3. The amount and substantiality of the portionused
      4. The effect on the potential market for the work
    2. we would do well to initiatedialog among academics and industry professionals thatseeks to increase awareness of the range of activities basedon copying, reusing, and repurposing written materials thatare acceptable and fruitful within particular contexts ac-cording to the norms of particular professional settings.

      Research on this topic is only founded and enforced by combining the universes of academia and workforce. This discussion will create more foundation indicators and expectations for reusing work, and would do wonders for removing the stigma attached to reusing work. Ultimately, there should be more interaction and awareness in the academic community about the modern uses of information.

    3. , that would clarify the definition of plagia-rism rather than labeling all acts of copying as potential“cheating” or “stealing.”

      I wonder if the school policies around the country are like those in Georgia, where the code of ethics includes strict plagiarism terms. In our common case, it becomes difficult to clearly and uniformly handle plagiarism for your class. I wonder how much of the confusing and vague plagiarism dialogue is pushed by the governing bodies of the school to enforce a definition that allows a more systematic way of handling students.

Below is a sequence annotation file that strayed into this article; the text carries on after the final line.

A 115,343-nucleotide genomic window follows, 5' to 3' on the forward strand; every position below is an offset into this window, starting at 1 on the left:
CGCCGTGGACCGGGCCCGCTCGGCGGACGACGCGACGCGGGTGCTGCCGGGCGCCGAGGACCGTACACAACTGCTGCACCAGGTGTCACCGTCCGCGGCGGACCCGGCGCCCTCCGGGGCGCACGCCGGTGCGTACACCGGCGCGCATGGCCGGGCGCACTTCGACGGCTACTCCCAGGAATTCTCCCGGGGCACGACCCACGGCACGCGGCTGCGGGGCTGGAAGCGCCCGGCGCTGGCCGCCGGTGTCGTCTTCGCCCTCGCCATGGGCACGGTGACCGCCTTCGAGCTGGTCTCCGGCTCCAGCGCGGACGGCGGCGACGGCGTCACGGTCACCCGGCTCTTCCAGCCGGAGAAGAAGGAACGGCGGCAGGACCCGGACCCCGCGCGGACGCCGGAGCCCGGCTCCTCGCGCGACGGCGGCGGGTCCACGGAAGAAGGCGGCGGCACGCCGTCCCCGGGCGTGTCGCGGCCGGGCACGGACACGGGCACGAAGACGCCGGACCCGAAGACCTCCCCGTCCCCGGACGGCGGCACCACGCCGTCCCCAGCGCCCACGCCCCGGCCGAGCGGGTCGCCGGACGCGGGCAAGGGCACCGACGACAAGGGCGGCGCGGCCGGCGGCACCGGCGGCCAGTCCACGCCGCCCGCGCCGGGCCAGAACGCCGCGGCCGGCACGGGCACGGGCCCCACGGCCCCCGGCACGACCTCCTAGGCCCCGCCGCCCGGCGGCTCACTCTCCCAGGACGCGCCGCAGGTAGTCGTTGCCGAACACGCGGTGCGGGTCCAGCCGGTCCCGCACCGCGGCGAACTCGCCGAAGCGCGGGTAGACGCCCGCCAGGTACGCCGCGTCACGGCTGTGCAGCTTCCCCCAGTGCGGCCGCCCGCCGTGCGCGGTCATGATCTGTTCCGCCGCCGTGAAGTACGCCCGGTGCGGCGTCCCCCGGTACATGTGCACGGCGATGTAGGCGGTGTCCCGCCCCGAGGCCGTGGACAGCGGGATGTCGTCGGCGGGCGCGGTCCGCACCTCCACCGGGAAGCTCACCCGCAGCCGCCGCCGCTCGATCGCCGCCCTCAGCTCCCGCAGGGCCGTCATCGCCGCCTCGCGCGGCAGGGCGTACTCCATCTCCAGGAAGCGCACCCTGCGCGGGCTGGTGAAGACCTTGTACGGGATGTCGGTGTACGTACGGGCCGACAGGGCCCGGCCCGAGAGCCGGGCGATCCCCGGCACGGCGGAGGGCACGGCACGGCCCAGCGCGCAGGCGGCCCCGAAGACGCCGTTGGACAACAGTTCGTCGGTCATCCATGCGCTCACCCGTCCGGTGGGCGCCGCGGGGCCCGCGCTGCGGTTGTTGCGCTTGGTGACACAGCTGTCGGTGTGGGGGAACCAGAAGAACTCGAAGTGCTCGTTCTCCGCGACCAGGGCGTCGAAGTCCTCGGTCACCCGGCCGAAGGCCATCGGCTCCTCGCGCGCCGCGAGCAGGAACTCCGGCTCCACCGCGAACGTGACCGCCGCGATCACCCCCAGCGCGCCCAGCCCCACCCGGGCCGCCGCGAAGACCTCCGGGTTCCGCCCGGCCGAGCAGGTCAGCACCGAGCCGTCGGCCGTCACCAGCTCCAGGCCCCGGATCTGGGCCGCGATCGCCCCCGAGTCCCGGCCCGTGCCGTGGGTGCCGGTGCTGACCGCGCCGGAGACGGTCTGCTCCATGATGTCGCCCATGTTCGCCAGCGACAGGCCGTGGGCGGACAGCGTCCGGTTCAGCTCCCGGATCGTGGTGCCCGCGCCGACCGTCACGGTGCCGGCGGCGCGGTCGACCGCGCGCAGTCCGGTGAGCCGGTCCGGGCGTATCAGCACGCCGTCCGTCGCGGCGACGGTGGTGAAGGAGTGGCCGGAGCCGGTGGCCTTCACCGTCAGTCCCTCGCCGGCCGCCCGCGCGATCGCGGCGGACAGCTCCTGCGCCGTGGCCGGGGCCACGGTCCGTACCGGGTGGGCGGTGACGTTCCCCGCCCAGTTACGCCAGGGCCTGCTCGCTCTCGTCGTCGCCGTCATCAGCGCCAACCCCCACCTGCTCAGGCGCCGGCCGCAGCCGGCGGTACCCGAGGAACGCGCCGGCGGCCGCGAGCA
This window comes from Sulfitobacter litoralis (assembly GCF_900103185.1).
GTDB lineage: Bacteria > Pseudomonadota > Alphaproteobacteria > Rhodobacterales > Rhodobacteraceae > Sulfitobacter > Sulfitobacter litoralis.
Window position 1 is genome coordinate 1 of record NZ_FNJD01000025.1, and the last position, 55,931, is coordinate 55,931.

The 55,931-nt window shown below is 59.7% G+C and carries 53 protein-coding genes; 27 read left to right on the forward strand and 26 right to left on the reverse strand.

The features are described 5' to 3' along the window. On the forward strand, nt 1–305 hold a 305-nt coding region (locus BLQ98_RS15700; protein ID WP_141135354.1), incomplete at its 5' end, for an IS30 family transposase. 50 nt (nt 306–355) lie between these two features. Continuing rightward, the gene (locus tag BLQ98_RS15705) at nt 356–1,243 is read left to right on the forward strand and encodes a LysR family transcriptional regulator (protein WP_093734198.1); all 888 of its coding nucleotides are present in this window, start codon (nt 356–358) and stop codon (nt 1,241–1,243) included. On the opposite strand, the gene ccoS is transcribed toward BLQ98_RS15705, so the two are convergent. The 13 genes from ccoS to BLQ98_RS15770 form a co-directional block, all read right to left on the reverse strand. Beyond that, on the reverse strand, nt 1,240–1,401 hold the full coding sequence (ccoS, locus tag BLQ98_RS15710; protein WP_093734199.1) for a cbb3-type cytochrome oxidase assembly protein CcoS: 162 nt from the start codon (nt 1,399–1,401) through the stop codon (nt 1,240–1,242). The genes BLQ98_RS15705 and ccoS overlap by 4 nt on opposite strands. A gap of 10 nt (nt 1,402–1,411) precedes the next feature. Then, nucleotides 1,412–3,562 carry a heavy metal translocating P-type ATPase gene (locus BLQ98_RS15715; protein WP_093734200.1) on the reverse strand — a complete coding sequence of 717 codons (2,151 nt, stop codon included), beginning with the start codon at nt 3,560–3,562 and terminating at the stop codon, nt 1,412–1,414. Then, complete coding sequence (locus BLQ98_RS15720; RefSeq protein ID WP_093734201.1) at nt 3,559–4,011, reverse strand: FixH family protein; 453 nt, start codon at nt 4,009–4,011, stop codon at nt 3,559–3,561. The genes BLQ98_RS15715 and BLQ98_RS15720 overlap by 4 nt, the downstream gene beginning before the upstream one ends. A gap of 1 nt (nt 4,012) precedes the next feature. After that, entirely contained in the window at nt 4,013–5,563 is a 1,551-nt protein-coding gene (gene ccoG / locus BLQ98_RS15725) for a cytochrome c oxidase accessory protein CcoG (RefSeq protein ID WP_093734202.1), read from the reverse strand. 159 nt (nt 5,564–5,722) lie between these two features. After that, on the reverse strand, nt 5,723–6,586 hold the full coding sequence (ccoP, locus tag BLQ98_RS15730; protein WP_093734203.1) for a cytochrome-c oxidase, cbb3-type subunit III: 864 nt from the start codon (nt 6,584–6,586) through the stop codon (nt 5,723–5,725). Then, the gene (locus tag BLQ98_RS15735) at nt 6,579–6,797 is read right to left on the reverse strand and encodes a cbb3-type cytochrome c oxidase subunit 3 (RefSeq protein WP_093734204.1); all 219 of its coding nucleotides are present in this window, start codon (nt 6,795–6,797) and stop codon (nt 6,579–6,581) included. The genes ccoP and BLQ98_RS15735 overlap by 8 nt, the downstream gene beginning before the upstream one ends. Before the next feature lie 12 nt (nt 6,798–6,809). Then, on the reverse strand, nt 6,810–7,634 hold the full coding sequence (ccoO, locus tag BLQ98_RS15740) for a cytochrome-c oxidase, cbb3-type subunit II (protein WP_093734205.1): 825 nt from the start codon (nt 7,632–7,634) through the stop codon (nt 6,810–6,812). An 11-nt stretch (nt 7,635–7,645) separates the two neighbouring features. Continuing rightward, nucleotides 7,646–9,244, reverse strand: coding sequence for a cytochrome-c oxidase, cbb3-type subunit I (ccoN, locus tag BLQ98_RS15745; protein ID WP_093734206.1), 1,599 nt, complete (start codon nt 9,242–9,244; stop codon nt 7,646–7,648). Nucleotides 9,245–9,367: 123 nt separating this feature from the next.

4. Scenarios

      Scenarios help illustrate the grey nature of plagiarism. The brand of plagiarism changes with any given situation, and often mocks the scenarios of many ethical conundrums. Ultimately, it becomes skewed by intent and practice.

    5. develop a more nuanced understanding of allowablecopying and re-use, as opposed to a focus on policing alltypes of copying as plagiarism.

      In order to correctly understand and contribute to the creative community, the discussion of re-use is necessary. There is more to plagiarism beyond reusing material, it encompasses intent, audience, the field's given experience, and consideration of the end product. It could be that using other work is not plagiarism because the end product is unique and original content.

    6. A division between workplace practices and aca-demic expectations distances our classrooms from theworkplace and presents students with an unclear picture ofwhat is allowable and in what contexts it is allowable.